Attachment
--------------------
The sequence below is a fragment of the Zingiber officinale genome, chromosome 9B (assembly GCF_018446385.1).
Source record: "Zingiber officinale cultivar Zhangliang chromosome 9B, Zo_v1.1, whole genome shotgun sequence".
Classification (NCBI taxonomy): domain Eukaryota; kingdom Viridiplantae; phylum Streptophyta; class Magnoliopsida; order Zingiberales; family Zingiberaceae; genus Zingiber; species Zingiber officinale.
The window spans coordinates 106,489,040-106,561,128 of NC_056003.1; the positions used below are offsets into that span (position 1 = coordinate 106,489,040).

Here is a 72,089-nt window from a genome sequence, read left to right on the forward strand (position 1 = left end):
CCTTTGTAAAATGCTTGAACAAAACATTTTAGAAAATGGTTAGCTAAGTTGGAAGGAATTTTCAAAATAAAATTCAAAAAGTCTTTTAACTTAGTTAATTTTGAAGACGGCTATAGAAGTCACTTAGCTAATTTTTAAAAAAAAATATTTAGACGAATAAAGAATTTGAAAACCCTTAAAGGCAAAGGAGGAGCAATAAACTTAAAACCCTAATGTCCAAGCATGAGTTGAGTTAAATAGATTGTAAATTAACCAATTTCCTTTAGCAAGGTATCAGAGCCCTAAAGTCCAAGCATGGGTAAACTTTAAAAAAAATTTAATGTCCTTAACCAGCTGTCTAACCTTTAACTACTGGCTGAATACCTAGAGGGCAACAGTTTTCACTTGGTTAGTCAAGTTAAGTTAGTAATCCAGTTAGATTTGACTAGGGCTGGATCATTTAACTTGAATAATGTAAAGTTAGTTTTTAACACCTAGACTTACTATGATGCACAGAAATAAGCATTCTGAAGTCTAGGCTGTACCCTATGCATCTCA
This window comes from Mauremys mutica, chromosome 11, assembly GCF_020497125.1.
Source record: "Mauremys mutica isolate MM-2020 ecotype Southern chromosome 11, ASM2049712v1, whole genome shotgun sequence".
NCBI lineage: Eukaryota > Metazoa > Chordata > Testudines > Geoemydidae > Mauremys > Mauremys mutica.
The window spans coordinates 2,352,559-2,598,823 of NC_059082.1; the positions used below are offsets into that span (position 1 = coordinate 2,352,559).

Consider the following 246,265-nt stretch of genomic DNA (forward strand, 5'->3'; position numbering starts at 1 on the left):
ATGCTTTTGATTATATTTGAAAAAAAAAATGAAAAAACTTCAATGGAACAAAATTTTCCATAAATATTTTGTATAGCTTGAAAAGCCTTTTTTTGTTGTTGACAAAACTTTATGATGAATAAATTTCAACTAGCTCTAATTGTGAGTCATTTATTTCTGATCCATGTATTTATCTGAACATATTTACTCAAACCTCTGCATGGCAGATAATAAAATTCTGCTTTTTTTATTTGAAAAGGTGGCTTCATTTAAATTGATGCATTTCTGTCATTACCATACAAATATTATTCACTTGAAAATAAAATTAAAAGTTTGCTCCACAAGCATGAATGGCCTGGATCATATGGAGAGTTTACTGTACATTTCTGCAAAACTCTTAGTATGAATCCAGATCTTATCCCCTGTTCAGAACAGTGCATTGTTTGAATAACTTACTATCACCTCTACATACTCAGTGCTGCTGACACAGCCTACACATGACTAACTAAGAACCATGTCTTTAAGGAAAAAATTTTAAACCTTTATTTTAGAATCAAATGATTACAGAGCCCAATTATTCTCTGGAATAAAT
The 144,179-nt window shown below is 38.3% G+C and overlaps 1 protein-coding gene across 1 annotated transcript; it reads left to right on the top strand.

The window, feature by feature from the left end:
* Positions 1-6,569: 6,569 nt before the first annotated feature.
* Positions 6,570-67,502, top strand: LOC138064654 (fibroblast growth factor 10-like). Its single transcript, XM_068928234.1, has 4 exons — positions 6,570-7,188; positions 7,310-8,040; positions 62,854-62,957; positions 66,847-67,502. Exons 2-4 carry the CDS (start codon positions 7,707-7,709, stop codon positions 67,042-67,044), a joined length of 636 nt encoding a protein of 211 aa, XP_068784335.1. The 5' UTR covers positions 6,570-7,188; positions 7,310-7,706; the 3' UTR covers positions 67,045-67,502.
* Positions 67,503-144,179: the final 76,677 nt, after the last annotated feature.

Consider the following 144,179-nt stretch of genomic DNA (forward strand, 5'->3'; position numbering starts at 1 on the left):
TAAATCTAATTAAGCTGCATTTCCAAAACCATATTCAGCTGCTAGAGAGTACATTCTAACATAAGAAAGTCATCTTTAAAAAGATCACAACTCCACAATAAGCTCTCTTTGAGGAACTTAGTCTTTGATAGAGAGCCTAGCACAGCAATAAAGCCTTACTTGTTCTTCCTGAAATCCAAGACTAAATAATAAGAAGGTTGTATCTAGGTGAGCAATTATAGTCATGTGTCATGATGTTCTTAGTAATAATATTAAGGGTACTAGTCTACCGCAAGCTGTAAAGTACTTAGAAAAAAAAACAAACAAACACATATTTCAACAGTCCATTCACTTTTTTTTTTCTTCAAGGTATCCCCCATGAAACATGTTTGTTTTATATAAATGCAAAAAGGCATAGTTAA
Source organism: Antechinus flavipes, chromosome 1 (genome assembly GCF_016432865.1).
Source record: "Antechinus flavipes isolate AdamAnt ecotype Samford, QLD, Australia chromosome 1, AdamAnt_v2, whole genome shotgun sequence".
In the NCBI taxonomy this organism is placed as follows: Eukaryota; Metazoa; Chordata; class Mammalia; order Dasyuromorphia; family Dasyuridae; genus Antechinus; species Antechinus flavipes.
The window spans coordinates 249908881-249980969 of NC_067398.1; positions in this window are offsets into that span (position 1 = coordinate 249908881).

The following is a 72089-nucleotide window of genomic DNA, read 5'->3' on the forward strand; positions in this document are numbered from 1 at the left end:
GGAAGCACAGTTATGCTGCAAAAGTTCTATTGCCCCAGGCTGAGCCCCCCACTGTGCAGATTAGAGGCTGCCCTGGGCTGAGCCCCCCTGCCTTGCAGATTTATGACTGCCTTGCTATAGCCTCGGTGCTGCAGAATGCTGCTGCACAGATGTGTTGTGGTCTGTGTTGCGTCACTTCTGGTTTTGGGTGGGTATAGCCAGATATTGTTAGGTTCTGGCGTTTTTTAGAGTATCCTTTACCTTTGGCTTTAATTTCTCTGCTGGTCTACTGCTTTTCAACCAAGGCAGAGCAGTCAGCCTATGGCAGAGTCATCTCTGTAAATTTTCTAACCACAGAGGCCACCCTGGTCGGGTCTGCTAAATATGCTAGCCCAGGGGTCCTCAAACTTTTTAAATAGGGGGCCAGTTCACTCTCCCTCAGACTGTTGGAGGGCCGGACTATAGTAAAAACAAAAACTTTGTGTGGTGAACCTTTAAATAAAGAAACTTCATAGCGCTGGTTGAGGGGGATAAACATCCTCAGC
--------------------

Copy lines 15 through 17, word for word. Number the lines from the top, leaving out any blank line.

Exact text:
* Positions 1-6,569: 6,569 nt before the first annotated feature.
* Positions 6,570-67,502, top strand: LOC138064654 (fibroblast growth factor 10-like). Its single transcript, XM_068928234.1, has 4 exons — positions 6,570-7,188; positions 7,310-8,040; positions 62,854-62,957; positions 66,847-67,502. Exons 2-4 carry the CDS (start codon positions 7,707-7,709, stop codon positions 67,042-67,044), a joined length of 636 nt encoding a protein of 211 aa, XP_068784335.1. The 5' UTR covers positions 6,570-7,188; positions 7,310-7,706; the 3' UTR covers positions 67,045-67,502.
* Positions 67,503-144,179: the final 76,677 nt, after the last annotated feature.